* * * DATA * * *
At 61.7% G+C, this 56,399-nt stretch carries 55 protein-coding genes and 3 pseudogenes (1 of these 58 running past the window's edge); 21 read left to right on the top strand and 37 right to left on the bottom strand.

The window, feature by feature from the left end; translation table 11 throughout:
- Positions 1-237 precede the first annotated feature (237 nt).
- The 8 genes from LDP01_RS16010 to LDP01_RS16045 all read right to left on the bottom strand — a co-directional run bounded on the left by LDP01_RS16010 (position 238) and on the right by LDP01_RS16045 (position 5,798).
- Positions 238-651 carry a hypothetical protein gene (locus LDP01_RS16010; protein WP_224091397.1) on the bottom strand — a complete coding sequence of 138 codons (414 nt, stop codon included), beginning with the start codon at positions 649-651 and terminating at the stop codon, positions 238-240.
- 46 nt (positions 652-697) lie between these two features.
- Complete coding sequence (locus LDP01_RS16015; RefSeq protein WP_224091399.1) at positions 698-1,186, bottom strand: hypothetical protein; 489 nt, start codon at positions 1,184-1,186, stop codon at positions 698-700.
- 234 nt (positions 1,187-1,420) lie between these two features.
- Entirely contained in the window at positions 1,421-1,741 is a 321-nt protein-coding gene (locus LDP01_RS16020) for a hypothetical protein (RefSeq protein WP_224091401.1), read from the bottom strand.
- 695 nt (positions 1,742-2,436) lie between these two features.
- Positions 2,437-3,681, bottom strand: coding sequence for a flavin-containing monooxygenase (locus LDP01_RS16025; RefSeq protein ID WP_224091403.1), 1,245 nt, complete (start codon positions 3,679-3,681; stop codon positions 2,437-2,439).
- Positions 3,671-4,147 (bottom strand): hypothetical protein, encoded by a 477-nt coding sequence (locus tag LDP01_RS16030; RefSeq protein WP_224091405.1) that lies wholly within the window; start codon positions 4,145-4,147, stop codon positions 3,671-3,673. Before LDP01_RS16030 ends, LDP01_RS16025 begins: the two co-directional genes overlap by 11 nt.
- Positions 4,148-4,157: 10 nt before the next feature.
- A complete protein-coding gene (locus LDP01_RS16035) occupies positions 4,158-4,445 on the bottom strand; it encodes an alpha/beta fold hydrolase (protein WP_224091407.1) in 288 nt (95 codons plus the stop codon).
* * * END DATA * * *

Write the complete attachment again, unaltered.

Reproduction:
At 61.7% G+C, this 56,399-nt stretch carries 55 protein-coding genes and 3 pseudogenes (1 of these 58 running past the window's edge); 21 read left to right on the top strand and 37 right to left on the bottom strand.

The window, feature by feature from the left end; translation table 11 throughout:
- Positions 1-237 precede the first annotated feature (237 nt).
- The 8 genes from LDP01_RS16010 to LDP01_RS16045 all read right to left on the bottom strand — a co-directional run bounded on the left by LDP01_RS16010 (position 238) and on the right by LDP01_RS16045 (position 5,798).
- Positions 238-651 carry a hypothetical protein gene (locus LDP01_RS16010; protein WP_224091397.1) on the bottom strand — a complete coding sequence of 138 codons (414 nt, stop codon included), beginning with the start codon at positions 649-651 and terminating at the stop codon, positions 238-240.
- 46 nt (positions 652-697) lie between these two features.
- Complete coding sequence (locus LDP01_RS16015; RefSeq protein WP_224091399.1) at positions 698-1,186, bottom strand: hypothetical protein; 489 nt, start codon at positions 1,184-1,186, stop codon at positions 698-700.
- 234 nt (positions 1,187-1,420) lie between these two features.
- Entirely contained in the window at positions 1,421-1,741 is a 321-nt protein-coding gene (locus LDP01_RS16020) for a hypothetical protein (RefSeq protein WP_224091401.1), read from the bottom strand.
- 695 nt (positions 1,742-2,436) lie between these two features.
- Positions 2,437-3,681, bottom strand: coding sequence for a flavin-containing monooxygenase (locus LDP01_RS16025; RefSeq protein ID WP_224091403.1), 1,245 nt, complete (start codon positions 3,679-3,681; stop codon positions 2,437-2,439).
- Positions 3,671-4,147 (bottom strand): hypothetical protein, encoded by a 477-nt coding sequence (locus tag LDP01_RS16030; RefSeq protein WP_224091405.1) that lies wholly within the window; start codon positions 4,145-4,147, stop codon positions 3,671-3,673. Before LDP01_RS16030 ends, LDP01_RS16025 begins: the two co-directional genes overlap by 11 nt.
- Positions 4,148-4,157: 10 nt before the next feature.
- A complete protein-coding gene (locus LDP01_RS16035) occupies positions 4,158-4,445 on the bottom strand; it encodes an alpha/beta fold hydrolase (protein WP_224091407.1) in 288 nt (95 codons plus the stop codon).